The research being done in this field is valuable in giving insights into the history and culture of Australia’s first peoples, their current conditions and future opportunities. It is also intellectually stimulating in its engagement with very different ontologies and epistemologies that can challenge research preconceptions.
There is a great deal of research data in many forms from early field notes and other records to large digital datasets. Formats include images, video and audio as well as text and qualitative and quantitative data. Many research resources are held in physical formats in archives, libraries and museums and by the researchers who compiled them. Preeminent among the institutions that hold Australian Indigenous research materials is the Australian Institute of Aboriginal and Torres Strait Islander Studies (AIATSIS). Its collections are the largest resource in this field in the world and are managed in accordance with appropriate research and cultural protocols. In addition, AIATSIS has created many important guides and tools which are indispensable to researchers and to other collecting institutions.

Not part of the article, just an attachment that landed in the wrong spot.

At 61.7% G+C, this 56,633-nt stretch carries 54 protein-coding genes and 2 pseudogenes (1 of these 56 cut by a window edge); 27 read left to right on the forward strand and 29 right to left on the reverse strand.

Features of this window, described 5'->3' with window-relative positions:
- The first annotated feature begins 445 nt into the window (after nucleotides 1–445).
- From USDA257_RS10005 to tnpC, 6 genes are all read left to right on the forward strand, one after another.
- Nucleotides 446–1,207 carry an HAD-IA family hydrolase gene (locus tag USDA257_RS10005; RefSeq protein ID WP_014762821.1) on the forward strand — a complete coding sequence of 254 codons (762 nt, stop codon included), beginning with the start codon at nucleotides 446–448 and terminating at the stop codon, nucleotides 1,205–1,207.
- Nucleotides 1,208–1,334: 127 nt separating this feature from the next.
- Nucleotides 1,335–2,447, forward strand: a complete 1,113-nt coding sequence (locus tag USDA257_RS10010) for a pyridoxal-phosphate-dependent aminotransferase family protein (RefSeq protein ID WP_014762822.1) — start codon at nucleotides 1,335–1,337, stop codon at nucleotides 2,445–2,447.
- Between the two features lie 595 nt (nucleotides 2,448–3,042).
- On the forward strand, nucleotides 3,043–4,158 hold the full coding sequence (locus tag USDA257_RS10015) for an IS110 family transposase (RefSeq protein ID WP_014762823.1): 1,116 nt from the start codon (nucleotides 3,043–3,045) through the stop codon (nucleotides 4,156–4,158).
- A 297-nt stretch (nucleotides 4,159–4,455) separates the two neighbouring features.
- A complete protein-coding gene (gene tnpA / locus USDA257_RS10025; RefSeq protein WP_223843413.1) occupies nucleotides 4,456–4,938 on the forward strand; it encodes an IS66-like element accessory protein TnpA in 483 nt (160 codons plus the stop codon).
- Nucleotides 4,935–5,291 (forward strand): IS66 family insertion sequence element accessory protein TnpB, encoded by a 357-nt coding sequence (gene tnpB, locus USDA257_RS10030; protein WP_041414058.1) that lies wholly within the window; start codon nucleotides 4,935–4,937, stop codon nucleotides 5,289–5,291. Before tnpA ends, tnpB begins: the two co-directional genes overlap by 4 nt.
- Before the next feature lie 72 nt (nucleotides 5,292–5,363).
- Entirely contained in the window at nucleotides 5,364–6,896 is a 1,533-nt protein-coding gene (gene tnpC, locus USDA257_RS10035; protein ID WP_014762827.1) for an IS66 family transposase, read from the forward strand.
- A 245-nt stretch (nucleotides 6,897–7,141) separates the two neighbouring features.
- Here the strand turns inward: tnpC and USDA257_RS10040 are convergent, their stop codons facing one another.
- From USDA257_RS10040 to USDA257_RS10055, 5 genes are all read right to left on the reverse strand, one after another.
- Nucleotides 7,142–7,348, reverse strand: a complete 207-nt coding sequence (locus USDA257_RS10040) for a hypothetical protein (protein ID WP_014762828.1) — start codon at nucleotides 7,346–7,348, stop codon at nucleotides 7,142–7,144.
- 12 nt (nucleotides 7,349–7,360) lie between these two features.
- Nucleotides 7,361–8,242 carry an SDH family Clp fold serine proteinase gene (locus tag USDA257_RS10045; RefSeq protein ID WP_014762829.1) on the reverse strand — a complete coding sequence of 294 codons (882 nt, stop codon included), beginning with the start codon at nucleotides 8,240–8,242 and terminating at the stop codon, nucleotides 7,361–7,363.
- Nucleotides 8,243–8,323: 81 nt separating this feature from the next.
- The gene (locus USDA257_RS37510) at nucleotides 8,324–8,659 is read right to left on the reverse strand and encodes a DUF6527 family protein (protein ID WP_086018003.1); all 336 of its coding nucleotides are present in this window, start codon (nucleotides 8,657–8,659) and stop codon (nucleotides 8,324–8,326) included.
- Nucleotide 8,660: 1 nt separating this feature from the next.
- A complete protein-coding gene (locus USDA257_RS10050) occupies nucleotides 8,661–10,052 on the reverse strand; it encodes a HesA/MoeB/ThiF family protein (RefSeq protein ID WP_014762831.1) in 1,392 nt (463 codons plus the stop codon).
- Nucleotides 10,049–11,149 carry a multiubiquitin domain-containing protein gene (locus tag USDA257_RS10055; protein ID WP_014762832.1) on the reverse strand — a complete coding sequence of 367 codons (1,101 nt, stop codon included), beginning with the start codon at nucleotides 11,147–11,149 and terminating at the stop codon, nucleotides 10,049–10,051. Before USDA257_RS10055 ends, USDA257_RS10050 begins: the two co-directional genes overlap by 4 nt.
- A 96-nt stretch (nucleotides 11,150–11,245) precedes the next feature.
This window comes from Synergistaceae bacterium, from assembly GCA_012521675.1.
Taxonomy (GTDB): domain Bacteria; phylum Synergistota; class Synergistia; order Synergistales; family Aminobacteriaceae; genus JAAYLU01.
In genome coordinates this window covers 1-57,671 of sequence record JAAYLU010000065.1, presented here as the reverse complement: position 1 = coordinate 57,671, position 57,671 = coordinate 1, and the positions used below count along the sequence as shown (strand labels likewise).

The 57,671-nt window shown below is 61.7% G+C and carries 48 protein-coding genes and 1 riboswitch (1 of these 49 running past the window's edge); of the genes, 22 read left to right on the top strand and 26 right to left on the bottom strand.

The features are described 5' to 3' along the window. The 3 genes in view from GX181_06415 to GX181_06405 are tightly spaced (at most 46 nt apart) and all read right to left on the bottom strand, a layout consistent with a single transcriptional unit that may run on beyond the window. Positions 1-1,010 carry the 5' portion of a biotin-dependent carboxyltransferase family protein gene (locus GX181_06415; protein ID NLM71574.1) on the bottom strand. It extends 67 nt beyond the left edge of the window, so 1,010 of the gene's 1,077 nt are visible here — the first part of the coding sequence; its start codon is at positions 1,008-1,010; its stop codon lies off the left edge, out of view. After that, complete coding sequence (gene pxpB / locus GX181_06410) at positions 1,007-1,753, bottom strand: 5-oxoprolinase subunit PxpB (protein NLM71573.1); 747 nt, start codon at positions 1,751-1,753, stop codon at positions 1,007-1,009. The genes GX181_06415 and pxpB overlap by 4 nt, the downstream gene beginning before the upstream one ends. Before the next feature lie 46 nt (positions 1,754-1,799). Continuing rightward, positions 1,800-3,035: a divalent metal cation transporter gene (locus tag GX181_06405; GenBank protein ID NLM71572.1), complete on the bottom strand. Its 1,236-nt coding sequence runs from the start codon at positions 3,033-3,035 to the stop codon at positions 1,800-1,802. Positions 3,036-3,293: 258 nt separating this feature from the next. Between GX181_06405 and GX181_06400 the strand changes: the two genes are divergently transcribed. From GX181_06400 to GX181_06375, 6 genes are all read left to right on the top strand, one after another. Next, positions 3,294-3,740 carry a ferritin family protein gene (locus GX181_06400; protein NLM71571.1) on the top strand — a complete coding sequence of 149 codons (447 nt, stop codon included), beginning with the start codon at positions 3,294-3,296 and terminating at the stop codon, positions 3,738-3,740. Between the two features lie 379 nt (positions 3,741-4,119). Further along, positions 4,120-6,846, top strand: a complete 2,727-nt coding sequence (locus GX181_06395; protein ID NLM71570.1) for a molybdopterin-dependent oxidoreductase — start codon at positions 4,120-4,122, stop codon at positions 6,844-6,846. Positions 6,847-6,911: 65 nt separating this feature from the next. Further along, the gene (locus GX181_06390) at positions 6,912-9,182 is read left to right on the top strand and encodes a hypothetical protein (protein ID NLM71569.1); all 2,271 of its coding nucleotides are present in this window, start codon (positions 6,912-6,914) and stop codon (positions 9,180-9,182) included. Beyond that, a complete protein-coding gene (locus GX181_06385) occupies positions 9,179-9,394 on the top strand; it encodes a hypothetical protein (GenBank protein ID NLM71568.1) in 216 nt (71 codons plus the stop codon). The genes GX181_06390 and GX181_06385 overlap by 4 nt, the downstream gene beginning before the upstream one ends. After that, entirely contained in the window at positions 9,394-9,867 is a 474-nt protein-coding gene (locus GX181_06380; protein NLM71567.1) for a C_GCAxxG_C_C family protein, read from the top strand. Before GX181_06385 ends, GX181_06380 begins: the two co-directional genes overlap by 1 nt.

However, as in other fields, Indigenous research materials are increasingly ‘born digital’: they consist of datasets created with digital tools including scanners, cameras, spreadsheets, databases and so on. Relevant data are often included in large datasets including those compiled in the census or to track social issues such as health and employment. All of the datasets are vulnerable to format obsolescence as software and hardware are replaced by more recent versions and few are adequately described from either a content or management perspective. Many are held by researchers who do not have the capacity to ensure their longevity and continuing useability.
To address this gap, UTS was invited to establish a national trusted repository for Indigenous Australian data in 2008. This thematic archive of the Australian Data Archive (ADA) is being developed to ensure the collection and storage of Aboriginal and Torres Strait Islander research data in digital formats. Thus, the creation of the Aboriginal and Torres Strait Islander Data Archive (ATSIDA) addresses the need to manage research data in this priority area by collecting often dispersed data and managing it in accordance with appropriate protocols, drawing on the expertise jointly developed by Jumbunna Indigenous House of Learning and the UTS Library.